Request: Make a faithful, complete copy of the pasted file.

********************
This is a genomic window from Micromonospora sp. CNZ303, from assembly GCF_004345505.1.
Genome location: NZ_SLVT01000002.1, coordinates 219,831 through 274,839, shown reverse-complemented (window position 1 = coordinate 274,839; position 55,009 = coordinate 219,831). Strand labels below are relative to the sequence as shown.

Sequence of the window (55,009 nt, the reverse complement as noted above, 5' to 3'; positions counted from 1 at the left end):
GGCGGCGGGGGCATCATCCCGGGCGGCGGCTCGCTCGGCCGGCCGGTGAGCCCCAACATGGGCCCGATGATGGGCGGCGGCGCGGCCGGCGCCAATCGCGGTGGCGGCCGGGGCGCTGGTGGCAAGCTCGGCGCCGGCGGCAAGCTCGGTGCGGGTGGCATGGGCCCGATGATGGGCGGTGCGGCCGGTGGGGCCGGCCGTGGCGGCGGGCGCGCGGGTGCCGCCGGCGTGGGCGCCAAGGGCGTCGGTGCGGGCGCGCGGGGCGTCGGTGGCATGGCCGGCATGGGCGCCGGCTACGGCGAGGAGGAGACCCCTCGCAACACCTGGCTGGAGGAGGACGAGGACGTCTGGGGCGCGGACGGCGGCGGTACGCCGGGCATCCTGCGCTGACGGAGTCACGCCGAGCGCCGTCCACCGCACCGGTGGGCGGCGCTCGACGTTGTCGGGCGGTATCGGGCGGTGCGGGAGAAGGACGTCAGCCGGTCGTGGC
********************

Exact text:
This is a genomic window from Micromonospora sp. CNZ303, from assembly GCF_004345505.1.
Genome location: NZ_SLVT01000002.1, coordinates 219,831 through 274,839, shown reverse-complemented (window position 1 = coordinate 274,839; position 55,009 = coordinate 219,831). Strand labels below are relative to the sequence as shown.

Sequence of the window (55,009 nt, the reverse complement as noted above, 5' to 3'; positions counted from 1 at the left end):
GGCGGCGGGGGCATCATCCCGGGCGGCGGCTCGCTCGGCCGGCCGGTGAGCCCCAACATGGGCCCGATGATGGGCGGCGGCGCGGCCGGCGCCAATCGCGGTGGCGGCCGGGGCGCTGGTGGCAAGCTCGGCGCCGGCGGCAAGCTCGGTGCGGGTGGCATGGGCCCGATGATGGGCGGTGCGGCCGGTGGGGCCGGCCGTGGCGGCGGGCGCGCGGGTGCCGCCGGCGTGGGCGCCAAGGGCGTCGGTGCGGGCGCGCGGGGCGTCGGTGGCATGGCCGGCATGGGCGCCGGCTACGGCGAGGAGGAGACCCCTCGCAACACCTGGCTGGAGGAGGACGAGGACGTCTGGGGCGCGGACGGCGGCGGTACGCCGGGCATCCTGCGCTGACGGAGTCACGCCGAGCGCCGTCCACCGCACCGGTGGGCGGCGCTCGACGTTGTCGGGCGGTATCGGGCGGTGCGGGAGAAGGACGTCAGCCGGTCGTGGC